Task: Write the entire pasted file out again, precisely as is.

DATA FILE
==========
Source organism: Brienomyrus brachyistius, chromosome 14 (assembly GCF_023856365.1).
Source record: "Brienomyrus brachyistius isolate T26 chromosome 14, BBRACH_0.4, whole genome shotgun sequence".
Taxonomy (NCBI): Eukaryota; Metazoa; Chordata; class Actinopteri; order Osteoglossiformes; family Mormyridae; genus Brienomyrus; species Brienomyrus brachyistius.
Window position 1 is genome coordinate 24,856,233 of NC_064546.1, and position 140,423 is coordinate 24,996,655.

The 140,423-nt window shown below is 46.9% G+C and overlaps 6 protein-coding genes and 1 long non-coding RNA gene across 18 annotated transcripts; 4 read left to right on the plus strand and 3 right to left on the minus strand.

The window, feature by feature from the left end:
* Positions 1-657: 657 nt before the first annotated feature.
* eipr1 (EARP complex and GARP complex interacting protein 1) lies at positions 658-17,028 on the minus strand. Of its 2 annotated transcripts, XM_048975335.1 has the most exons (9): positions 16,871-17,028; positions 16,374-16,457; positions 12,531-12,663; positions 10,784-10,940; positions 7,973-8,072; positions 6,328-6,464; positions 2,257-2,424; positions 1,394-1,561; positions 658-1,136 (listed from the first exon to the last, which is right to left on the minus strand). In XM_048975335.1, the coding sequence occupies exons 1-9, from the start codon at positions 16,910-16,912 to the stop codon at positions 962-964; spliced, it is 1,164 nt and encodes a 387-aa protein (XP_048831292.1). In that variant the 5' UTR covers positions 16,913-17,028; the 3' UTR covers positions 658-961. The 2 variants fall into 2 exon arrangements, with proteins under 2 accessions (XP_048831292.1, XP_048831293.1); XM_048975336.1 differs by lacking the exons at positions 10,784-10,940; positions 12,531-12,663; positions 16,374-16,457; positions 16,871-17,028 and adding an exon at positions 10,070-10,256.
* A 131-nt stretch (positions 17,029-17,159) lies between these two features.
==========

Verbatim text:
Source organism: Brienomyrus brachyistius, chromosome 14 (assembly GCF_023856365.1).
Source record: "Brienomyrus brachyistius isolate T26 chromosome 14, BBRACH_0.4, whole genome shotgun sequence".
Taxonomy (NCBI): Eukaryota; Metazoa; Chordata; class Actinopteri; order Osteoglossiformes; family Mormyridae; genus Brienomyrus; species Brienomyrus brachyistius.
Window position 1 is genome coordinate 24,856,233 of NC_064546.1, and position 140,423 is coordinate 24,996,655.

The 140,423-nt window shown below is 46.9% G+C and overlaps 6 protein-coding genes and 1 long non-coding RNA gene across 18 annotated transcripts; 4 read left to right on the plus strand and 3 right to left on the minus strand.

The window, feature by feature from the left end:
* Positions 1-657: 657 nt before the first annotated feature.
* eipr1 (EARP complex and GARP complex interacting protein 1) lies at positions 658-17,028 on the minus strand. Of its 2 annotated transcripts, XM_048975335.1 has the most exons (9): positions 16,871-17,028; positions 16,374-16,457; positions 12,531-12,663; positions 10,784-10,940; positions 7,973-8,072; positions 6,328-6,464; positions 2,257-2,424; positions 1,394-1,561; positions 658-1,136 (listed from the first exon to the last, which is right to left on the minus strand). In XM_048975335.1, the coding sequence occupies exons 1-9, from the start codon at positions 16,910-16,912 to the stop codon at positions 962-964; spliced, it is 1,164 nt and encodes a 387-aa protein (XP_048831292.1). In that variant the 5' UTR covers positions 16,913-17,028; the 3' UTR covers positions 658-961. The 2 variants fall into 2 exon arrangements, with proteins under 2 accessions (XP_048831292.1, XP_048831293.1); XM_048975336.1 differs by lacking the exons at positions 10,784-10,940; positions 12,531-12,663; positions 16,374-16,457; positions 16,871-17,028 and adding an exon at positions 10,070-10,256.
* A 131-nt stretch (positions 17,029-17,159) lies between these two features.